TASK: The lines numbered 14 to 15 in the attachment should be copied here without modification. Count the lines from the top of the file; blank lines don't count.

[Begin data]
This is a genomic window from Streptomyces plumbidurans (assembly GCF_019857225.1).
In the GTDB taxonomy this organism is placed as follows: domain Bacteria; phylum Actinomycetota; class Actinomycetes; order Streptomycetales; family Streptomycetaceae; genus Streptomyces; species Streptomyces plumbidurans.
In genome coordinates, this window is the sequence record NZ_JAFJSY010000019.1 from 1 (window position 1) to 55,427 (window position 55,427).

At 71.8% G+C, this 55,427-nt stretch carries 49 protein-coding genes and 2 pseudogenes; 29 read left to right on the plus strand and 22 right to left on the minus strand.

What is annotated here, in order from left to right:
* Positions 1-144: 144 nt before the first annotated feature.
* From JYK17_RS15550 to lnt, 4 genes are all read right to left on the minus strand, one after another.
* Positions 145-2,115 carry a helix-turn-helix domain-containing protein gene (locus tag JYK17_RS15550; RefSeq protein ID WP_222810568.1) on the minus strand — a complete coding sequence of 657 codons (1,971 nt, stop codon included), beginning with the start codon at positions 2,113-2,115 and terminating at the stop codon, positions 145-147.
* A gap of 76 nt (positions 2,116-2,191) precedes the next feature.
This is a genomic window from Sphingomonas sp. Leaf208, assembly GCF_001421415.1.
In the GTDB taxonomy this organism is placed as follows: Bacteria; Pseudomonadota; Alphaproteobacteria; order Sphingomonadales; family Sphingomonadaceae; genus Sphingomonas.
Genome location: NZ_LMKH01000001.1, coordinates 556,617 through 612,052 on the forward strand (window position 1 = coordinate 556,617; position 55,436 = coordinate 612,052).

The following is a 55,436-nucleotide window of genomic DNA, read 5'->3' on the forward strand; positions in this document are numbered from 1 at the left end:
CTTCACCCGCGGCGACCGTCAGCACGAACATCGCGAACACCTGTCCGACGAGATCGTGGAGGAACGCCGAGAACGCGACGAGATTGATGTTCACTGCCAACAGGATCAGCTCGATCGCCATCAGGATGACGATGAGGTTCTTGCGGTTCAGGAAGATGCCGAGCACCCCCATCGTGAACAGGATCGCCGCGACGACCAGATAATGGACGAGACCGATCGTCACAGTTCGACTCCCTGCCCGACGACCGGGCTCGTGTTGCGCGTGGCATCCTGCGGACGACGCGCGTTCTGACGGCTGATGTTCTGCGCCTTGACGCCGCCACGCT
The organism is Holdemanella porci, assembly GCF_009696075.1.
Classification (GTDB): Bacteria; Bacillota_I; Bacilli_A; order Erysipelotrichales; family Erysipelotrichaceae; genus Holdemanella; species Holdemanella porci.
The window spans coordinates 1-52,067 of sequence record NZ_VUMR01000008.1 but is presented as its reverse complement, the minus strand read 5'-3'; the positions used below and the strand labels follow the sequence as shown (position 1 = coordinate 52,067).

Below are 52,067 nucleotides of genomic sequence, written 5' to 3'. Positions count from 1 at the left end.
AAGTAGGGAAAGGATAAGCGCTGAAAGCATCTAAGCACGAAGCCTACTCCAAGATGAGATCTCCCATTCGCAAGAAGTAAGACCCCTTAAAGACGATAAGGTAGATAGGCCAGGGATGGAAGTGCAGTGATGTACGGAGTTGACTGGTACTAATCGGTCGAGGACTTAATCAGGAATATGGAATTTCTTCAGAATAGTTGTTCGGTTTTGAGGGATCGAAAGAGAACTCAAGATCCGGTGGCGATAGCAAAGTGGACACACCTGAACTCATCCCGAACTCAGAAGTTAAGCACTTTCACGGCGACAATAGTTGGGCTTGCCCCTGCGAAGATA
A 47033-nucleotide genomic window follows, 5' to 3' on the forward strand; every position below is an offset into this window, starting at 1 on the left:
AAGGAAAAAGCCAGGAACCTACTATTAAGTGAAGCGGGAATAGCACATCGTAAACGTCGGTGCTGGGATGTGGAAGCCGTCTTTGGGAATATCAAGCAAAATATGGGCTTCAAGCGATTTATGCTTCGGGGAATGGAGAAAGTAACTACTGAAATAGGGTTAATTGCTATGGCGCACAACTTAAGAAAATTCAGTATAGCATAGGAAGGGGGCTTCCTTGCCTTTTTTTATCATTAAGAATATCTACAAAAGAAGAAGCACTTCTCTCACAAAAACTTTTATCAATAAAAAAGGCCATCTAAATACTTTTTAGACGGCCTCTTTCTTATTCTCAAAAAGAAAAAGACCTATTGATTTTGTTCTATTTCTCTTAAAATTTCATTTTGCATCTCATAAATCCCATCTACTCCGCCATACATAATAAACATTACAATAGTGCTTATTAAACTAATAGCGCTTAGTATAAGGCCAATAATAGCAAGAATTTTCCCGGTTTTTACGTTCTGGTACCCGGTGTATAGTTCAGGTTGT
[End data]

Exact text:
CTTCACCCGCGGCGACCGTCAGCACGAACATCGCGAACACCTGTCCGACGAGATCGTGGAGGAACGCCGAGAACGCGACGAGATTGATGTTCACTGCCAACAGGATCAGCTCGATCGCCATCAGGATGACGATGAGGTTCTTGCGGTTCAGGAAGATGCCGAGCACCCCCATCGTGAACAGGATCGCCGCGACGACCAGATAATGGACGAGACCGATCGTCACAGTTCGACTCCCTGCCCGACGACCGGGCTCGTGTTGCGCGTGGCATCCTGCGGACGACGCGCGTTCTGACGGCTGATGTTCTGCGCCTTGACGCCGCCACGCT
The organism is Holdemanella porci, assembly GCF_009696075.1.